Introduction to Scientific Psychology

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Springer, May 31, 1998 - Psychology - 388 pages
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We humans are faced with an interesting problem: That which we think we un derstand the most-our own behavior-we probably understand the least. On the eve of a new millennium. the planet is beset by a host of problems that are. for the most part. caused by human behavior. Ironically. although it seems that the greatest impact of our behavior is on the planet and its other inhabitants. we may actually be threatening our own future the most. For example. we have caused untold harm to the air we breathe. to the water we drink. and. by exten sion. to much of the food we eat. More important perhaps. we have created a so ciety in which. among other things. many people are anxious and depressed. young women starve themselves. and alcohol and cigarette use are responsible for hundreds of thousands of cases of illness and death every year. And humans still murder one another at an astounding rate. while at the same time continu ing to affirm the value of human life. At a time when it is critical that our chil dren become educated. more and more children are not learning the basic skills they will need to think logically so that they can begin to solve the world's problems. The question may be not "Can the planet survive?" but. rather. "Can we humans survive and change our own destructive actions?" Although many scholars. philosophers.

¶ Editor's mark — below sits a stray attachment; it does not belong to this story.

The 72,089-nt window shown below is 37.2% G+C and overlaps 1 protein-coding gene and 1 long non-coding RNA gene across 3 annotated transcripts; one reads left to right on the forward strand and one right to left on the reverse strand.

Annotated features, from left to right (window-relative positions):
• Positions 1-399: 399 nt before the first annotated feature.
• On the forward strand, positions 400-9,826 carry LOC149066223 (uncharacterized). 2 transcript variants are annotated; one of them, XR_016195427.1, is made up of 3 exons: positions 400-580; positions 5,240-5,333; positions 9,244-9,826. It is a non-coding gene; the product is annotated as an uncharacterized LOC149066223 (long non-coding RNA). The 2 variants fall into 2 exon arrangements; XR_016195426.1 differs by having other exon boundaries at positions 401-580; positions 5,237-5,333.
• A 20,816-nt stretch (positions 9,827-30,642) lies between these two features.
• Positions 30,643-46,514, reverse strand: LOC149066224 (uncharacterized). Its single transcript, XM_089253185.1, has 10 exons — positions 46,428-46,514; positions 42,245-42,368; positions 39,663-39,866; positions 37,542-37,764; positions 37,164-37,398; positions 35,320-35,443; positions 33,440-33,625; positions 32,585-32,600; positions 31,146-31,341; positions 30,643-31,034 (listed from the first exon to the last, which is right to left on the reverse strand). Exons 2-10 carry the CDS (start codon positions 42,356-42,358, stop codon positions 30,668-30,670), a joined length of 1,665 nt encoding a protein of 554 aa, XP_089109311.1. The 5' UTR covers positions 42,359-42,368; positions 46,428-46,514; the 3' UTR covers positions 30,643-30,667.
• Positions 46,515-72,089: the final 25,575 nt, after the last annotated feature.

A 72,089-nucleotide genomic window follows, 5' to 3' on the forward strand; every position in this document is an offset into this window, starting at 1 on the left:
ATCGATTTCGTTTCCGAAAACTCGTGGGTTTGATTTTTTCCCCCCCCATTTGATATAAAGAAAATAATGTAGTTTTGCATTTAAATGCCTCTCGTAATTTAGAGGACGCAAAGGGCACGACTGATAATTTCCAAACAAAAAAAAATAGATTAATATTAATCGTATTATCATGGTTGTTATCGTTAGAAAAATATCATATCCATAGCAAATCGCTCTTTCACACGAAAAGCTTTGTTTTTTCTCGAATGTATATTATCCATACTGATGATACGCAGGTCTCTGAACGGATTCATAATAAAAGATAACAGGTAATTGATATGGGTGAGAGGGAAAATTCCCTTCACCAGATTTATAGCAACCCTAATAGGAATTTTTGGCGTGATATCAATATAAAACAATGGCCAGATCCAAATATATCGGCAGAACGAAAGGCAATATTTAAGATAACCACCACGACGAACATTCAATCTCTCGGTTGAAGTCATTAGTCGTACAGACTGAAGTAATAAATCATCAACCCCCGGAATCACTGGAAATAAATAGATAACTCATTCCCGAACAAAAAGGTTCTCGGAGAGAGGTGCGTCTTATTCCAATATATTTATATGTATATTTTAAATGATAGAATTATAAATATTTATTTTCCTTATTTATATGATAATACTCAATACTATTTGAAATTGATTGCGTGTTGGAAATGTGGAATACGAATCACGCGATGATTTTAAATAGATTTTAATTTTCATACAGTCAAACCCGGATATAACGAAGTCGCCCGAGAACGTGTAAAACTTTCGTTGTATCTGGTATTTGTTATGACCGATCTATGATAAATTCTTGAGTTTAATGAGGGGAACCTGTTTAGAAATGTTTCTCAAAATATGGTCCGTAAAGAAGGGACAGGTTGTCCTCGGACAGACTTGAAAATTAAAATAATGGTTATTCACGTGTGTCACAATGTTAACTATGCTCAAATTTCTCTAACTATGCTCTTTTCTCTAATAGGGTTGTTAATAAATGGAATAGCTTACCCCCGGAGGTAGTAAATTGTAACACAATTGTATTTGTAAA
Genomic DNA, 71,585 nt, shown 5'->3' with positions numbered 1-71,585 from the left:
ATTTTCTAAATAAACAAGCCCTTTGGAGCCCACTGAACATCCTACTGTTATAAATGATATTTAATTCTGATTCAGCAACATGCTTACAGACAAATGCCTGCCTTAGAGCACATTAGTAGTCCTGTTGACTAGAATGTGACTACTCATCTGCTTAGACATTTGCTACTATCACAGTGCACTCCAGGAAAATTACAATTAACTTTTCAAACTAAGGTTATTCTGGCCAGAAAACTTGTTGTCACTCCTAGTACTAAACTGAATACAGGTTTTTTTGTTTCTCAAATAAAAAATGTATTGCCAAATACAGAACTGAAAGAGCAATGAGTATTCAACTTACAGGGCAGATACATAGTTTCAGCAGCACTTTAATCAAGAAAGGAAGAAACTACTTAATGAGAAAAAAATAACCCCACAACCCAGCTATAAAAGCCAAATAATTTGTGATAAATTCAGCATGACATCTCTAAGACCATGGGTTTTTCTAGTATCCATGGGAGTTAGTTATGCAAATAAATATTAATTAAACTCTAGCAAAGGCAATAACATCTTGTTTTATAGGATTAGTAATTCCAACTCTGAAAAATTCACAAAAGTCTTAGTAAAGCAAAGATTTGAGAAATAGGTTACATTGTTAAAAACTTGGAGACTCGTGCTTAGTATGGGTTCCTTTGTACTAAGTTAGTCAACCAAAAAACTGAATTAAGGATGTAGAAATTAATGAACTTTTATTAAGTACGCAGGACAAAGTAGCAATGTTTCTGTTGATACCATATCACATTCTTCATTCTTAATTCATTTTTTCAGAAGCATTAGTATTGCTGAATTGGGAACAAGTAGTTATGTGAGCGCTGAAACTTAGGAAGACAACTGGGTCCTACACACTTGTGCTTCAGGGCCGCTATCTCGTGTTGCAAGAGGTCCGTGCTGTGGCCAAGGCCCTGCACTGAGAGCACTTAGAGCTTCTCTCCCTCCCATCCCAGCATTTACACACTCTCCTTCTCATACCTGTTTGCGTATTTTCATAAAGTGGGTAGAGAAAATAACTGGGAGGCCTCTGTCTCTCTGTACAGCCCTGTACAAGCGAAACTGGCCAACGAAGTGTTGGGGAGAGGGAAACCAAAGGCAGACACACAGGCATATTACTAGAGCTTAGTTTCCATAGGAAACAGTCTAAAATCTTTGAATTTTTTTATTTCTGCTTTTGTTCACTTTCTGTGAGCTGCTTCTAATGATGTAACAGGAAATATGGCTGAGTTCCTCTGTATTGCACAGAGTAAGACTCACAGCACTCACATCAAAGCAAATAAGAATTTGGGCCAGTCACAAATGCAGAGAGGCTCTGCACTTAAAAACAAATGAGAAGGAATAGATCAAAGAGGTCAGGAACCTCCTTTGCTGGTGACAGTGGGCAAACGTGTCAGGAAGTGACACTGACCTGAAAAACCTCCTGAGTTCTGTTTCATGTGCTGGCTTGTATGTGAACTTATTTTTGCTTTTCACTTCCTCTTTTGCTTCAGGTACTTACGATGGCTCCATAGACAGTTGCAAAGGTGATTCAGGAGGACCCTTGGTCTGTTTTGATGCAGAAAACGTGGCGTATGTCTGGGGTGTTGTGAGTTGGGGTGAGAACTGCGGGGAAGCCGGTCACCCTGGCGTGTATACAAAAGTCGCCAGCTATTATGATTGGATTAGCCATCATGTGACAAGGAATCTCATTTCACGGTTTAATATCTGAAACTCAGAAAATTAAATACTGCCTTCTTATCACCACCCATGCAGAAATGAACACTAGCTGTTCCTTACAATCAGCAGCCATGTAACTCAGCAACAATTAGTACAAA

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About the author (1998)

Thomas Byrne, PhD, is associate professor of psychology at Massachusetts College of Liberal Arts in North Adams, MA.

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